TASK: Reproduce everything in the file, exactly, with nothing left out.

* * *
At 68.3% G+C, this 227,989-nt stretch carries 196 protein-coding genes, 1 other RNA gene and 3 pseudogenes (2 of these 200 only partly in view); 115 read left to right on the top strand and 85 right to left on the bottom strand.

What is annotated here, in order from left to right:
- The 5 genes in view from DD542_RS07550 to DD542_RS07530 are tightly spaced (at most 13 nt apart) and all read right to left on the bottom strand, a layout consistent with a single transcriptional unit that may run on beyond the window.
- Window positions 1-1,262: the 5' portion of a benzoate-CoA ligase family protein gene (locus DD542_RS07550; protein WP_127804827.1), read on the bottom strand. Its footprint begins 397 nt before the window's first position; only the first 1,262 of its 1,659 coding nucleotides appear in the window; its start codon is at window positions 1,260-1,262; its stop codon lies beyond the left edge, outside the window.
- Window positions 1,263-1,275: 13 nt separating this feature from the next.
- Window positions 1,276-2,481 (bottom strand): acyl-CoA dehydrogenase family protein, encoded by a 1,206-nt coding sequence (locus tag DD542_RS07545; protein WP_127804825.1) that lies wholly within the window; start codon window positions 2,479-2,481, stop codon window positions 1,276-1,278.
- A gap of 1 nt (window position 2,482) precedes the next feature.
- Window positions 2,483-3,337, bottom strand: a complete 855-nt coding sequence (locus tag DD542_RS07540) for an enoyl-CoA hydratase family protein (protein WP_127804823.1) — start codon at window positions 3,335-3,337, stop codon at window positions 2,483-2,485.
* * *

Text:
At 68.3% G+C, this 227,989-nt stretch carries 196 protein-coding genes, 1 other RNA gene and 3 pseudogenes (2 of these 200 only partly in view); 115 read left to right on the top strand and 85 right to left on the bottom strand.

What is annotated here, in order from left to right:
- The 5 genes in view from DD542_RS07550 to DD542_RS07530 are tightly spaced (at most 13 nt apart) and all read right to left on the bottom strand, a layout consistent with a single transcriptional unit that may run on beyond the window.
- Window positions 1-1,262: the 5' portion of a benzoate-CoA ligase family protein gene (locus DD542_RS07550; protein WP_127804827.1), read on the bottom strand. Its footprint begins 397 nt before the window's first position; only the first 1,262 of its 1,659 coding nucleotides appear in the window; its start codon is at window positions 1,260-1,262; its stop codon lies beyond the left edge, outside the window.
- Window positions 1,263-1,275: 13 nt separating this feature from the next.
- Window positions 1,276-2,481 (bottom strand): acyl-CoA dehydrogenase family protein, encoded by a 1,206-nt coding sequence (locus tag DD542_RS07545; protein WP_127804825.1) that lies wholly within the window; start codon window positions 2,479-2,481, stop codon window positions 1,276-1,278.
- A gap of 1 nt (window position 2,482) precedes the next feature.
- Window positions 2,483-3,337, bottom strand: a complete 855-nt coding sequence (locus tag DD542_RS07540) for an enoyl-CoA hydratase family protein (protein WP_127804823.1) — start codon at window positions 3,335-3,337, stop codon at window positions 2,483-2,485.